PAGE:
Over the past few decades shame has come to be seen as increasingly important in psychology. It can help people to behave better, prevent damage to social status and alert people to behaviour that might threaten their relationships. However, shame has also been linked to depression, post-traumatic stress disorder, eating disorders and addictions. Attributions - the cause people assign to events - are thought to play an important part in people's feelings of shame and researchers at the University of Alberta, in Canada, looked into the links between attribution and shame. They conducted in-depth interviews with 13 people who had experienced an incident which caused them shame and then recovered from it. They found that initially shame was felt to be due to fundamental and inherent character flaws which the participants were powerless to control. However, as time went on people attributed their shame to specific and temporary factors, their self-esteem recovered and they regained a sense of power and control over their future. The shared and external factors that contributed to the event were also idenfitied.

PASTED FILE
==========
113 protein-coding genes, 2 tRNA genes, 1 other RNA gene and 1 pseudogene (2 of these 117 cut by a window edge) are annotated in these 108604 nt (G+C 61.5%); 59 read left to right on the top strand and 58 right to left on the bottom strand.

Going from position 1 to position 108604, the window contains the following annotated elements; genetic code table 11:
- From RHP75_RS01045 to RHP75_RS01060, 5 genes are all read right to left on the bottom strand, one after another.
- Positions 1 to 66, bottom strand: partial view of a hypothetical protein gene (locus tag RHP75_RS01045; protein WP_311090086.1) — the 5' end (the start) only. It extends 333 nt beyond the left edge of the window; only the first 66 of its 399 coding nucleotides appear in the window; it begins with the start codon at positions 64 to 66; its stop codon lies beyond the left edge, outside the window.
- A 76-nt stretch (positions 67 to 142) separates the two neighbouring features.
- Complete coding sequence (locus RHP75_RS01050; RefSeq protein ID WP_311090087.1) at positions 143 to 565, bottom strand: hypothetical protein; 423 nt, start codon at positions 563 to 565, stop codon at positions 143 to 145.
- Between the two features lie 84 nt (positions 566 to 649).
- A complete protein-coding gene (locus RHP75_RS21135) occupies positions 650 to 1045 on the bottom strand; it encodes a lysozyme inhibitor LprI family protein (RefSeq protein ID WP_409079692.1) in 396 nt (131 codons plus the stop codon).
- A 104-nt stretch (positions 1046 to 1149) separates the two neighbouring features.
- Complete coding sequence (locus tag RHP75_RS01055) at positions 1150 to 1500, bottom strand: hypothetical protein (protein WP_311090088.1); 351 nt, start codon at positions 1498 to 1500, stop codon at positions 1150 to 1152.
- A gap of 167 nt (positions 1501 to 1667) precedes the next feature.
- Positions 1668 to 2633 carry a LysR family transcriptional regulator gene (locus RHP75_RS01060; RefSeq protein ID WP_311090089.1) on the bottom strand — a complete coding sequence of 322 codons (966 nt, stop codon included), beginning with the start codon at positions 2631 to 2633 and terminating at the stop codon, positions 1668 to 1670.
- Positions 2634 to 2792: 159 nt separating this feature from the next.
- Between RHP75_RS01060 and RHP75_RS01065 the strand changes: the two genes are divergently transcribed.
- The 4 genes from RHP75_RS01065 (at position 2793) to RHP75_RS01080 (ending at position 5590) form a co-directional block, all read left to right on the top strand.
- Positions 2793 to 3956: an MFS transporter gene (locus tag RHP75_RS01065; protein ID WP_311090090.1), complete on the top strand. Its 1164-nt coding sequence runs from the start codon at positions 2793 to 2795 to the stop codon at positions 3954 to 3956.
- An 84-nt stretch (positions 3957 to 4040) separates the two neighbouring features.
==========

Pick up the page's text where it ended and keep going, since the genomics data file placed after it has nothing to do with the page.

Van Vliet, K. Jessica - The role of attribution in the process of overcoming shame: a qualitative analysis Psychology and Psychotherapy: theory, research and practice June 2009, 82(2), 137-152